Credit:Sony

This is where the psychosis begins to show, literally even. Martin Scorsese and his editor,in a stroke of genius, set the president for how psychosis would later be portrayed in the visual mediums. They use an editing trick where they loop footage back and forward for a second or two, with some kind of sharp sound effect to accompany it. A look at the character’s warped perception of what is happening. A nod to the acting brilliance of Robert De Niro is necessary at this point, he delivers a truly damaged character with mannerisms that reflects the mental state of Travis perfectly.

Travis thinks, with no malicious intent, that women are objects that need to be saved from the filth he sees in every alleyway and at each street corner. So he rejects civilian life again, throws on his iconic marine corps jacket, buys a bevy of handguns from a traveling salesman and sets to work preparing for his new role as a vigilante.

The film makes a shift in tone from here on in, up to this point the film has been stifling the watcher with the uncomfortable character that is Travis, I sympathise with him deeply, but his life and his interaction with the world around him is always off putting. The lighting is almost always dark and the cinematographer lingers on silences and distressing images, helping to keep my stomach churning.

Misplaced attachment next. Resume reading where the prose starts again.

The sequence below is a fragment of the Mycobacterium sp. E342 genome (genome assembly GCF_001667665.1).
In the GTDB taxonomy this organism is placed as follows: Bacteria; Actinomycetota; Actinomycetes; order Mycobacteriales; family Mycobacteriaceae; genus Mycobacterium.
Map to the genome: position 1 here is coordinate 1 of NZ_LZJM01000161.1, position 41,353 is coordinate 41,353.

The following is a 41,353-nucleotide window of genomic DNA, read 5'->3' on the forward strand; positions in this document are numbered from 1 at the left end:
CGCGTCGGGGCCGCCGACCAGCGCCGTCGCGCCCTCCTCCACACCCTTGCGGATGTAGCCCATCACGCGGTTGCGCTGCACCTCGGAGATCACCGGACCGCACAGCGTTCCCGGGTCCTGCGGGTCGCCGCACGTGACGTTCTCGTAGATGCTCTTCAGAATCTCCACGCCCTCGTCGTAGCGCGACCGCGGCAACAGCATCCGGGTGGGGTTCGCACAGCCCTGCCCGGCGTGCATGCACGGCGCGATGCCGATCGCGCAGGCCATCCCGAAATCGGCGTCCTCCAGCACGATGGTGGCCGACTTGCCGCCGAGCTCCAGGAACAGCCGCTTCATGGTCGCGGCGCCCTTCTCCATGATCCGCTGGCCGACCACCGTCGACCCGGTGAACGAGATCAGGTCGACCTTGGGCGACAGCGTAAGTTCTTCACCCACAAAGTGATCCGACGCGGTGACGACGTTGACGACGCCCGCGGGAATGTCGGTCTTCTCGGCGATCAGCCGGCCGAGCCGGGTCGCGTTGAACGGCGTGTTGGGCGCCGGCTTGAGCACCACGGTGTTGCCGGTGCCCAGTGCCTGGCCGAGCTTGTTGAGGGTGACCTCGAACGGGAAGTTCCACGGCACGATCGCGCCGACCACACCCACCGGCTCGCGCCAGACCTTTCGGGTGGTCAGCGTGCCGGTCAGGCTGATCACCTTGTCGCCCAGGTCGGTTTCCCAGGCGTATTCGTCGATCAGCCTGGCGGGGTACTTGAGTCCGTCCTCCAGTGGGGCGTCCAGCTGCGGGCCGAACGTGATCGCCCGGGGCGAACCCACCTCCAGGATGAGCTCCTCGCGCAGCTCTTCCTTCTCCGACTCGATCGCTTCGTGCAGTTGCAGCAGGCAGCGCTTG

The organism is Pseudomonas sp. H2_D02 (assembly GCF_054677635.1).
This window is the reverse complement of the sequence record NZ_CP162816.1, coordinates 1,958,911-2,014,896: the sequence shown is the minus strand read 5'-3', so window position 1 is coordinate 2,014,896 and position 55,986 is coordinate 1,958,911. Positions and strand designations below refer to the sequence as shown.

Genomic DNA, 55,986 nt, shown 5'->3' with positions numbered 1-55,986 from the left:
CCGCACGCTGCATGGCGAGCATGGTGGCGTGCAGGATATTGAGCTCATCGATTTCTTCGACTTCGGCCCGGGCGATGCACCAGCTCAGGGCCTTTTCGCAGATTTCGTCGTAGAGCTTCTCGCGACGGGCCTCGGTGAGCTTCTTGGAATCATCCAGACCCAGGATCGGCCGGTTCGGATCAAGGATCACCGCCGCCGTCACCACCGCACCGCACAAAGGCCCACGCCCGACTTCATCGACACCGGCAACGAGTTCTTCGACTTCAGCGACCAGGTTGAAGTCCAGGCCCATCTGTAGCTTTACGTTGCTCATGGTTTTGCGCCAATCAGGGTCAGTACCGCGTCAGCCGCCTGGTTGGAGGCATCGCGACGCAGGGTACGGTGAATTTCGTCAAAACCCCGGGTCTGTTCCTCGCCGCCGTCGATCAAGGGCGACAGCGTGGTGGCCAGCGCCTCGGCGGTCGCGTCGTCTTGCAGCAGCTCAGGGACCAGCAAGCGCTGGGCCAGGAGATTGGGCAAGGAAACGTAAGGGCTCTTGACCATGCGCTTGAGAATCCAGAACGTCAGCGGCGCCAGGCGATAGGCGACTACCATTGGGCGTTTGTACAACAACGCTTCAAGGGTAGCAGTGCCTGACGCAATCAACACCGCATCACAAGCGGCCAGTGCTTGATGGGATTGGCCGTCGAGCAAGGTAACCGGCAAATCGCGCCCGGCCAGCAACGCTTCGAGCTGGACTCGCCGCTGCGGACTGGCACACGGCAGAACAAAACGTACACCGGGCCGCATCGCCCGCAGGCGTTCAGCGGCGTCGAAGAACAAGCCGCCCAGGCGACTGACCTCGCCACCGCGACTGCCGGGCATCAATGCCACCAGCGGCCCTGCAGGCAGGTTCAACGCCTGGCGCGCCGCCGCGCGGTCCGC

The tonal shift announces itself, as Scorsese films often do, with a explosive outburst of violence. Travis shoots a man who happens to be robbing the store he frequents. This is somewhat of a justifiable killing if you are that way inclined, but is Travis a hero? Travis failed a hooker who earlier tried to get away from her pimp in his taxi once before, he must track her down so he can atone for his earlier inaction.

And that he does, pays her for her service and she takes him to a nearby motel. However, Travis has no interest in the sex that he paid for, its questionable if he knows what emotional function sex serves at all. He thinks this young woman needs to be rescued from evil men. She insists she does not need saving, her employers are shown to be rather pleasant, for criminals. But the vitriolic disdain for everyone, even the hooker he wants to ‘save’, manifests itself further into his delusional new ego as a vigilante. There will be blood.